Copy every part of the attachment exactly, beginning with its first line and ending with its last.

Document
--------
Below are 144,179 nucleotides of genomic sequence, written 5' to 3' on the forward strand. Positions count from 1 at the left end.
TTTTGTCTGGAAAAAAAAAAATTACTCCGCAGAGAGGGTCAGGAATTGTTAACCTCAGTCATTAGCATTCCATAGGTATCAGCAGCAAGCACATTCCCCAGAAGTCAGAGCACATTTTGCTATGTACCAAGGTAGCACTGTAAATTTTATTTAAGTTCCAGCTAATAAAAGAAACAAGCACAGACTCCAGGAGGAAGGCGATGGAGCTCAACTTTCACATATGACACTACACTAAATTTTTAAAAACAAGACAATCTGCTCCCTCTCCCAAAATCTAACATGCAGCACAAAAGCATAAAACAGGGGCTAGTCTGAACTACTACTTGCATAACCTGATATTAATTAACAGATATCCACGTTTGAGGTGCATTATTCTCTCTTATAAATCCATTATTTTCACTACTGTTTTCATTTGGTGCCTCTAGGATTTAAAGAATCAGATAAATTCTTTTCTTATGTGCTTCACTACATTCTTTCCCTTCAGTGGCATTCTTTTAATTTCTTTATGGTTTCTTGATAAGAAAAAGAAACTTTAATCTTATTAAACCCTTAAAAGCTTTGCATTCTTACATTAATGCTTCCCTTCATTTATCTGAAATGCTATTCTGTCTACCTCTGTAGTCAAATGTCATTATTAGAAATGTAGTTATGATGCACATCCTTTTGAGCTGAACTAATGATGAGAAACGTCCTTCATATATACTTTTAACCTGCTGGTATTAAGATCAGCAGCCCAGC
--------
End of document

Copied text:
Below are 144,179 nucleotides of genomic sequence, written 5' to 3' on the forward strand. Positions count from 1 at the left end.
TTTTGTCTGGAAAAAAAAAAATTACTCCGCAGAGAGGGTCAGGAATTGTTAACCTCAGTCATTAGCATTCCATAGGTATCAGCAGCAAGCACATTCCCCAGAAGTCAGAGCACATTTTGCTATGTACCAAGGTAGCACTGTAAATTTTATTTAAGTTCCAGCTAATAAAAGAAACAAGCACAGACTCCAGGAGGAAGGCGATGGAGCTCAACTTTCACATATGACACTACACTAAATTTTTAAAAACAAGACAATCTGCTCCCTCTCCCAAAATCTAACATGCAGCACAAAAGCATAAAACAGGGGCTAGTCTGAACTACTACTTGCATAACCTGATATTAATTAACAGATATCCACGTTTGAGGTGCATTATTCTCTCTTATAAATCCATTATTTTCACTACTGTTTTCATTTGGTGCCTCTAGGATTTAAAGAATCAGATAAATTCTTTTCTTATGTGCTTCACTACATTCTTTCCCTTCAGTGGCATTCTTTTAATTTCTTTATGGTTTCTTGATAAGAAAAAGAAACTTTAATCTTATTAAACCCTTAAAAGCTTTGCATTCTTACATTAATGCTTCCCTTCATTTATCTGAAATGCTATTCTGTCTACCTCTGTAGTCAAATGTCATTATTAGAAATGTAGTTATGATGCACATCCTTTTGAGCTGAACTAATGATGAGAAACGTCCTTCATATATACTTTTAACCTGCTGGTATTAAGATCAGCAGCCCAGC